Hospital trust gets £6.2m government loan as cash ‘buffer’

CASH BUFFER Queen Alexandra Hospital

CASH BUFFER Queen Alexandra Hospital

Laura Pratt before her weight loss, above, and after joining Slimming World, below

Nasty jibes over mum’s weight inspired Laura

5
Have your say

A MULTI-million pound ‘cash buffer’ has been given to the trust that runs Queen Alexandra Hospital.

A £6.2m loan has been given to Portsmouth Hospitals NHS Trust (PHT).

It has been given by the Department of Health, in the hope it will help get the trust on track to attain foundation trust status.

As previously reported, PHT had asked for a £7.5m loan, which would be used to prove the trust is financially stable in order to gain the status.

Foundation trust status would give the trust more say on what services it offers.

Being able to balance the books is seen as a key requirement for hospitals if they are to be given the status.

Rather than £7.5m, the trust has been granted a £6.2m loan, which has an interest rate of 3.5 per cent a year, and no deadline to pay the amount back. Ben Lloyd, director of finance and deputy chief executive at PHT, said: ‘One of the things you need to show to get foundation trust, is show you are financially stable.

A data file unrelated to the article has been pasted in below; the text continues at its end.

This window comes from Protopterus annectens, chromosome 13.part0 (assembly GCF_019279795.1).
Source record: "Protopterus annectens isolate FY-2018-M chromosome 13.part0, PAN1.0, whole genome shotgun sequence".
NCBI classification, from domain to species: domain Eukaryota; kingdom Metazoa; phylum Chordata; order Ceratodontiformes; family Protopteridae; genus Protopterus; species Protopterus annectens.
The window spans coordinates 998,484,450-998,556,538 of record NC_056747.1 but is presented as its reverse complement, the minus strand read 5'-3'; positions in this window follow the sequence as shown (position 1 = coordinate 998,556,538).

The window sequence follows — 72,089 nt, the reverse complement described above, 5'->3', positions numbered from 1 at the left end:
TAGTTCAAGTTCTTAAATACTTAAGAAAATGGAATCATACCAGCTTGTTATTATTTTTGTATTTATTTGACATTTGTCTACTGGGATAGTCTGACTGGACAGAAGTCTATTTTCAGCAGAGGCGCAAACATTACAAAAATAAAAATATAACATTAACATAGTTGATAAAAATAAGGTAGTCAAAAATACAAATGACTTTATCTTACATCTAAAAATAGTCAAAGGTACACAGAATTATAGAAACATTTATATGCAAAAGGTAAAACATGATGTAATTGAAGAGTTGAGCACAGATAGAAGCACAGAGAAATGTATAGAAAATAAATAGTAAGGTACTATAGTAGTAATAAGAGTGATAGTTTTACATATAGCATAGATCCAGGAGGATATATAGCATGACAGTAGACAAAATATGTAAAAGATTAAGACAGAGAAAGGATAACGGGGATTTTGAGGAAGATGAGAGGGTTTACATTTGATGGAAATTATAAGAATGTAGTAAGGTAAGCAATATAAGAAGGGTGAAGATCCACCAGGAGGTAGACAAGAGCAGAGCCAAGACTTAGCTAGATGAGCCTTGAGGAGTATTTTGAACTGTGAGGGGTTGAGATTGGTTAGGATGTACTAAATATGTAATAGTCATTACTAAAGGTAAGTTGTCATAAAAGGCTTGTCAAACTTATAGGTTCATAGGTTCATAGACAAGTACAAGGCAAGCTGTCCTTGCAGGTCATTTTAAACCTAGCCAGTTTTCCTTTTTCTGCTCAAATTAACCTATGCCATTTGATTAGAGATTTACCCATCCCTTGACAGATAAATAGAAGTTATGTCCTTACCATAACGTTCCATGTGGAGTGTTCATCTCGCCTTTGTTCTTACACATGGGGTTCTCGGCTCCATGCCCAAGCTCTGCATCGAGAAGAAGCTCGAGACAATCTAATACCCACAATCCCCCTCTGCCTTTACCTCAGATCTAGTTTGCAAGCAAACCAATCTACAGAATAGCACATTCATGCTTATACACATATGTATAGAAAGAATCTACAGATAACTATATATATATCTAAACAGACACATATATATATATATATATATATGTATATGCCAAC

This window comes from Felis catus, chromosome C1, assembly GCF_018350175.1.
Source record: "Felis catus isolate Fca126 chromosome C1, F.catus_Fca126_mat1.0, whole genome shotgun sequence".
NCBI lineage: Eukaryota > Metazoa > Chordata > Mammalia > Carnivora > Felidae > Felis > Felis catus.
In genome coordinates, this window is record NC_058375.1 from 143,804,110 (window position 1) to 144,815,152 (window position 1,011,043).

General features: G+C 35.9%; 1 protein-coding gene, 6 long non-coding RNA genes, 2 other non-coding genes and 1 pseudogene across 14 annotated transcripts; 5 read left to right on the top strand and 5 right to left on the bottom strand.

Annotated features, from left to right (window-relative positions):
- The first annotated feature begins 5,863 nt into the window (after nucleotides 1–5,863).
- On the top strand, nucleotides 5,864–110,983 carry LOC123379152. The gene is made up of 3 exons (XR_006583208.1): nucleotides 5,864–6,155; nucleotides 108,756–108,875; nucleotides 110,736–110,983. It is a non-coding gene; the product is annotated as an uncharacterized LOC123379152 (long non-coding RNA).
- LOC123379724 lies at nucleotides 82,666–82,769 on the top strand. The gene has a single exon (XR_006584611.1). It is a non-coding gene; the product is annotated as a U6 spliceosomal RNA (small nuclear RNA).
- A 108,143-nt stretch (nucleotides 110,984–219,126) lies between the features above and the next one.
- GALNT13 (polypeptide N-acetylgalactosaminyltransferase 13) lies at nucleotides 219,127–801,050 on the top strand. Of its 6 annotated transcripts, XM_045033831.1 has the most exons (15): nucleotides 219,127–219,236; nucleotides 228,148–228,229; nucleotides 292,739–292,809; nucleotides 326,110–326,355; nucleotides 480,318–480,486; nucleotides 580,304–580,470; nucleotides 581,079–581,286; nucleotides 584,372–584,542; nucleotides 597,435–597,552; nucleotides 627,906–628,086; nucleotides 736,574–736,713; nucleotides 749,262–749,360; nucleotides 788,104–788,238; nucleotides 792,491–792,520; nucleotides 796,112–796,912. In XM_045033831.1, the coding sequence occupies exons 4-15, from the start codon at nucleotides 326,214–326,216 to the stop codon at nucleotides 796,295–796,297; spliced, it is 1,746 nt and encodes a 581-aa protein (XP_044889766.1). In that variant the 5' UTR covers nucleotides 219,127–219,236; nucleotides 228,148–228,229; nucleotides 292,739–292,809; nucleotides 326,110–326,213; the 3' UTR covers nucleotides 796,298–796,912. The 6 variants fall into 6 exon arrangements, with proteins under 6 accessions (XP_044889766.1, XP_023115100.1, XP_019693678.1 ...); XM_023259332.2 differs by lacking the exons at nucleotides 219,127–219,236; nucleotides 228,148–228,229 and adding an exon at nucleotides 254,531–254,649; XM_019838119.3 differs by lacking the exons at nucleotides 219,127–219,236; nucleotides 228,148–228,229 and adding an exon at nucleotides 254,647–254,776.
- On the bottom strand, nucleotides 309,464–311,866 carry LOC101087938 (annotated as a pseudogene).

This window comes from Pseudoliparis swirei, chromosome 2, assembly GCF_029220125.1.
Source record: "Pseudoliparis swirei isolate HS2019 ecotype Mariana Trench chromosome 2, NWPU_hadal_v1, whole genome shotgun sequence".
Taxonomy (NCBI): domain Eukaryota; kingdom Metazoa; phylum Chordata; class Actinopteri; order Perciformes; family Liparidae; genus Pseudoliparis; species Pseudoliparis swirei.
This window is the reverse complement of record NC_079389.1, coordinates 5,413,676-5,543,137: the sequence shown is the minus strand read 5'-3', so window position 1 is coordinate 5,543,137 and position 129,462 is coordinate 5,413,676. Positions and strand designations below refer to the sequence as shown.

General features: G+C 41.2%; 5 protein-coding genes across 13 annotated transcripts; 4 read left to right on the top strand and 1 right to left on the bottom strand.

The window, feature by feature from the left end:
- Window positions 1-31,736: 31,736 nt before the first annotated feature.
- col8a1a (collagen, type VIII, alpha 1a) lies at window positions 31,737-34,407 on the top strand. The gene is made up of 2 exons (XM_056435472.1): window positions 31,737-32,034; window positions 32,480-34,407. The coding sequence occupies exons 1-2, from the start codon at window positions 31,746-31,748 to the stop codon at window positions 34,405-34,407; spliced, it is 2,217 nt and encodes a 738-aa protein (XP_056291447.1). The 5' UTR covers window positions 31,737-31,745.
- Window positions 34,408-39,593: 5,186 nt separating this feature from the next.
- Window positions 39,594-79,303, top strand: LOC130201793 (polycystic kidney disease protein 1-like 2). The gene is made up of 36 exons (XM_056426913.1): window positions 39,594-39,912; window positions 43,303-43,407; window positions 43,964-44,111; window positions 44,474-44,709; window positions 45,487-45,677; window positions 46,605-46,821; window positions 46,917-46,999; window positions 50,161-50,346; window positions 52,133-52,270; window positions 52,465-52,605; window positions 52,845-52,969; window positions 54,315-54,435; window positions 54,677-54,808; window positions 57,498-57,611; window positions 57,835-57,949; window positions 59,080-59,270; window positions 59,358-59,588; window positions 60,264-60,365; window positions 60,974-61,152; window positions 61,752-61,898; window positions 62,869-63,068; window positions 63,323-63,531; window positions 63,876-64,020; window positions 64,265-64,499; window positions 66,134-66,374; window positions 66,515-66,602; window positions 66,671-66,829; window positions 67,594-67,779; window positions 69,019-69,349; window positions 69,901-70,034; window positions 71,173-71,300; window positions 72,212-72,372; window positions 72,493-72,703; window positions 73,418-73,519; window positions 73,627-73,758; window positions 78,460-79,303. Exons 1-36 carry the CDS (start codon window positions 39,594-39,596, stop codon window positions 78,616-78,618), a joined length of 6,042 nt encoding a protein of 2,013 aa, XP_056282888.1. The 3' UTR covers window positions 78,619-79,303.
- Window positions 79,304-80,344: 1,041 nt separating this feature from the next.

‘We’re using this cash injection as a buffer.

‘For Portsmouth, a very large component is the Private Finance Initiative (PFI), which is paid at the beginning of the month. Our commissioners don’t pay us until later in the month. We have a timing issue. This money will help us with that.’

The PFI was used to build the Queen Alexandra super-hospital, at a cost of £256m.

But the trust must now pay back around £45m a year in mortgage payments for the next 29 years.

Mr Lloyd said it was ‘highly unlikely’ the trust would get any significant improvement on the PFI agreement.

Hospitals that achieve foundation trust status are expected to deliver a surplus on income and expenditure, equivalent to one per cent of turnover.

For PHT this would mean making a surplus of £4m – at the last financial year, the trust had a surplus of £4.3m.

Mr Lloyd said that the trust got there in a different way to how it had set out its plans, but would learn lessons from that. This year it hopes to make the most use of facilities, such as ensuring operating theatres are used as much as possible, and get better deals on contracts.

Back to the top of the page